This story was updated to include comments from Northrop Grumman, Lockheed Martin and Boeing.
WASHINGTON — The Pentagon has selected Lockheed Martin and Northrop Grumman to go head-to-head in a competition to provide a next-generation interceptor to replace the ground-based interceptors in Alaska and California that are designed to defend the United States against ballistic missile attacks from North Korea and Iran.
Boeing submitted a bid with team members General Atomics Electromagnetic Systems and Aerojet Rocketdyne to build the Next-Generation Interceptor (NGI), but was not chosen to continue on in the effort. The company has an extensive history with the Ground-based Midcourse Defense system in place at Fort Greely, Alaska, and Vandenberg Air Force Base, California, having held the development and sustainment contract for years.
The contract has an estimated maximum value of $1.6 billion through fiscal 2022 and will carry both designs into the technology development and risk reduction phase of the program, according to a March 23 Pentagon announcement. “This award will ensure NGI is an efficient and effective part of an integrated Missile Defense System solution,” the statement read.
The Pentagon announced in August 2019 its intention to build a new NGI after the Redesigned Kill Vehicle (RKV) program — that would upgrade the GBI with the ability to go after more complex threats more reliably — was abruptly killed. RKV struggled with insurmountable technical issues resulting in delayed schedules and cost increases.
Roughly eight months later, MDA released a request for proposals for its NGI with the aim to downselect to two companies who would then compete for the right to build the interceptor.
A Northrop Grumman and Raytheon team announced its intention to bid together in May 2020.
Lockheed Martin teamed up with Aerojet Rocketdyne in October. The company announced its plans to buy Aerojet in December.
“NGI is the result of the first holistic technical assessment of homeland defenses the department has conducted since initial system operations began in 2004,” Vice Adm. Jon Hill, the director of Missile Defense Agency, said in the statement.
“By planning to carry two vendors through technology development, MDA will maximize the benefits of competition to deliver the most effective and reliable homeland defense missile to the warfighter as soon as possible. Once fielded, this new homeland defense interceptor will be capable of defeating expected threat advances into the 2030s and beyond,” he added.
The down-select to two competitors for NGI was expected late last year, but approval of the plan was delayed until the defense secretary and deputy defense secretary in the new Biden Administration were in place.
The NGI program “is critical to our nation’s protection. Northrop Grumman and Raytheon Technologies bring an innovative solution meeting the threat’s complexity with advanced technology and industry leading domain knowledge, which answers all the threat scenarios,” Scott Lehr, Northrop vice president and general manager for launch and missile defense, and Bryan Rosselli, Raytheon’s vice president of strategic missile defense, said in a statement sent to Defense News.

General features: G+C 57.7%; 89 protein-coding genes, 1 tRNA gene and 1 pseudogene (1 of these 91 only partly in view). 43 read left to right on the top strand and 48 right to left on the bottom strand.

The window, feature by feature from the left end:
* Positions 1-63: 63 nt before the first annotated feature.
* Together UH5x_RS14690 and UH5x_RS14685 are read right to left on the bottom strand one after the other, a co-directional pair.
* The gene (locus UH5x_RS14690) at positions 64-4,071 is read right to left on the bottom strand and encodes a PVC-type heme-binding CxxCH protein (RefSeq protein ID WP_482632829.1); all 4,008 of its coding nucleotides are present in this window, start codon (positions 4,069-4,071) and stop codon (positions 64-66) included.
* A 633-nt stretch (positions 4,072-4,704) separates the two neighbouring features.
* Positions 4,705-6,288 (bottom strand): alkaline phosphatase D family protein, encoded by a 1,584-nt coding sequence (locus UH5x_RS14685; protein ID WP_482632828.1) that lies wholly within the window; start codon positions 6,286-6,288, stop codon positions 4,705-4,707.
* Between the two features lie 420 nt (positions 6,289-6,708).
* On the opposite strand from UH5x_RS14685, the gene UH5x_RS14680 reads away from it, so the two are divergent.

“We are honored to be selected by the MDA as prime contractor to develop the NGI system to protect our nation from advanced missile attacks,” Lehr said, adding, “there is a critical timeline for fielding this capability and our team brings together the industry’s top missile defense talent, agile design and manufacturing practices, and state-of-the-art operational factories to support the MDA and our nation’s defense against these evolving threats.”
“We are bringing together next-generation technologies—digital engineering and game-changing discrimination—for an extremely advanced interceptor,” Rosselli said. “This team is building on unmatched experience, accounting for all 47 prior U.S. exo-atmospheric intercepts. With that knowledge, we are also embracing innovative ways to accelerate operational deployment while reducing risk.”
Raytheon was the developer for RKV as a subcontractor to Boeing.
“We are excited and proud the MDA entrusted Lockheed Martin to lead the development of this game-changing system that will greatly improve our nation’s security for decades to come,” Sarah Reeves, vice president of the NGI program at Lockheed Martin, said in a statement to Defense News.
Lockheed’s program will be headquartered in Huntsville with Reeves leading the team.
Boeing told Defense News in a statement that was “disappointed the U.S. Missile Defense Agency (MDA) did not advance our team to the next phase of competition in the development of the Next Generation Interceptor (NGI) competition. Our proposal to upgrade the current Ground-based Midcourse Defense (GMD) system leveraged the company’s 60-plus years of experience with missile and weapon systems to deliver an NGI solution that emphasized an innovative design with enhanced flexibility and modularity.”
The company added, “While it is premature to comment on next steps until we participate in the formal debrief session, it is important to note that today’s announcement does not impact our commitment to the MDA and to the mission of the GMD system. Our dedicated employees and partners will continue to manage the current system, and continually explore ways to support the warfighter in an evolving threat environment.”
While MDA anticipates testing of the NGI in the mid 2020s, and placing them in the ground roughly in 2027 or 2028, industry proposals will dictate final schedules and what is doable.
Jen Judson is an award-winning journalist covering land warfare for Defense News. She has also worked for Politico and Inside Defense. She holds a Master of Science in journalism from Boston University and a Bachelor of Arts from Kenyon College.